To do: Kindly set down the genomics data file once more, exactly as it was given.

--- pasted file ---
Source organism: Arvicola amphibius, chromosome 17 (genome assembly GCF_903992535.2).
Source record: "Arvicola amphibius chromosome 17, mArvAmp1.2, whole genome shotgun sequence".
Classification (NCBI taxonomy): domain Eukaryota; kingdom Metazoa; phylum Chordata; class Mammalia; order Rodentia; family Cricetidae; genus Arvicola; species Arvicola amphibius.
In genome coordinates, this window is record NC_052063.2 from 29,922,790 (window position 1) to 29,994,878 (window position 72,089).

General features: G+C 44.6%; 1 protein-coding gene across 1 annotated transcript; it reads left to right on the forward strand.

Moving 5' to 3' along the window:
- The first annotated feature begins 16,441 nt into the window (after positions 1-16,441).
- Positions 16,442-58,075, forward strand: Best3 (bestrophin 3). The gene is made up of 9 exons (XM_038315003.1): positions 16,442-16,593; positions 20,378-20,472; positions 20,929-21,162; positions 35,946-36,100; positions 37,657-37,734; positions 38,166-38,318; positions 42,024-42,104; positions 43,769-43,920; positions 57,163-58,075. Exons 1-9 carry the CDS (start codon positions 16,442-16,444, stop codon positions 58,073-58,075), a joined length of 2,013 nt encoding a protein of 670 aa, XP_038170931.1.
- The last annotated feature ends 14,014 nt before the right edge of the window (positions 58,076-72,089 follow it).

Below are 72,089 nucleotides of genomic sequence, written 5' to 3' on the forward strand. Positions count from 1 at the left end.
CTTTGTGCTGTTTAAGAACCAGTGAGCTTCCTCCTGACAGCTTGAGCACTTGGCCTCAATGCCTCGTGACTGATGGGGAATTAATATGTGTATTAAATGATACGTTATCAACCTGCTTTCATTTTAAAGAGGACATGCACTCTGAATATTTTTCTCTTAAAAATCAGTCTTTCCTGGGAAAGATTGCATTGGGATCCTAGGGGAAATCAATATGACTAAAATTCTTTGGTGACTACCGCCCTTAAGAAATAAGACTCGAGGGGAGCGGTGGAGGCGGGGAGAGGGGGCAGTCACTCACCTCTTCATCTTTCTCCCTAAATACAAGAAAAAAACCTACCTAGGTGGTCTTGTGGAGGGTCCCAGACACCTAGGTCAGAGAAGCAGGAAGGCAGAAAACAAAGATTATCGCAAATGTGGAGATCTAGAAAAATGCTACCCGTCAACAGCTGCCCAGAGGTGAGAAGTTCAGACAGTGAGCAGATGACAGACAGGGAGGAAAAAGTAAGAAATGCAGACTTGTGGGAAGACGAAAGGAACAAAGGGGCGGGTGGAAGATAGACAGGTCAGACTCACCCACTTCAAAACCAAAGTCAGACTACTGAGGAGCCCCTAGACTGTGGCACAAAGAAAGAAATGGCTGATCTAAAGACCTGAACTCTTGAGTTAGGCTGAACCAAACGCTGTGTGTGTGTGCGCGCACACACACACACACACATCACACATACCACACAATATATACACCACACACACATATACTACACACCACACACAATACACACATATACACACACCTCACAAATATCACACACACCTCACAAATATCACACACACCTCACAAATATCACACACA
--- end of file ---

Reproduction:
Source organism: Arvicola amphibius, chromosome 17 (genome assembly GCF_903992535.2).
Source record: "Arvicola amphibius chromosome 17, mArvAmp1.2, whole genome shotgun sequence".
Classification (NCBI taxonomy): domain Eukaryota; kingdom Metazoa; phylum Chordata; class Mammalia; order Rodentia; family Cricetidae; genus Arvicola; species Arvicola amphibius.
In genome coordinates, this window is record NC_052063.2 from 29,922,790 (window position 1) to 29,994,878 (window position 72,089).

General features: G+C 44.6%; 1 protein-coding gene across 1 annotated transcript; it reads left to right on the forward strand.

Moving 5' to 3' along the window:
- The first annotated feature begins 16,441 nt into the window (after positions 1-16,441).
- Positions 16,442-58,075, forward strand: Best3 (bestrophin 3). The gene is made up of 9 exons (XM_038315003.1): positions 16,442-16,593; positions 20,378-20,472; positions 20,929-21,162; positions 35,946-36,100; positions 37,657-37,734; positions 38,166-38,318; positions 42,024-42,104; positions 43,769-43,920; positions 57,163-58,075. Exons 1-9 carry the CDS (start codon positions 16,442-16,444, stop codon positions 58,073-58,075), a joined length of 2,013 nt encoding a protein of 670 aa, XP_038170931.1.
- The last annotated feature ends 14,014 nt before the right edge of the window (positions 58,076-72,089 follow it).

Below are 72,089 nucleotides of genomic sequence, written 5' to 3' on the forward strand. Positions count from 1 at the left end.
CTTTGTGCTGTTTAAGAACCAGTGAGCTTCCTCCTGACAGCTTGAGCACTTGGCCTCAATGCCTCGTGACTGATGGGGAATTAATATGTGTATTAAATGATACGTTATCAACCTGCTTTCATTTTAAAGAGGACATGCACTCTGAATATTTTTCTCTTAAAAATCAGTCTTTCCTGGGAAAGATTGCATTGGGATCCTAGGGGAAATCAATATGACTAAAATTCTTTGGTGACTACCGCCCTTAAGAAATAAGACTCGAGGGGAGCGGTGGAGGCGGGGAGAGGGGGCAGTCACTCACCTCTTCATCTTTCTCCCTAAATACAAGAAAAAAACCTACCTAGGTGGTCTTGTGGAGGGTCCCAGACACCTAGGTCAGAGAAGCAGGAAGGCAGAAAACAAAGATTATCGCAAATGTGGAGATCTAGAAAAATGCTACCCGTCAACAGCTGCCCAGAGGTGAGAAGTTCAGACAGTGAGCAGATGACAGACAGGGAGGAAAAAGTAAGAAATGCAGACTTGTGGGAAGACGAAAGGAACAAAGGGGCGGGTGGAAGATAGACAGGTCAGACTCACCCACTTCAAAACCAAAGTCAGACTACTGAGGAGCCCCTAGACTGTGGCACAAAGAAAGAAATGGCTGATCTAAAGACCTGAACTCTTGAGTTAGGCTGAACCAAACGCTGTGTGTGTGTGCGCGCACACACACACACACACATCACACATACCACACAATATATACACCACACACACATATACTACACACCACACACAATACACACATATACACACACCTCACAAATATCACACACACCTCACAAATATCACACACACCTCACAAATATCACACACA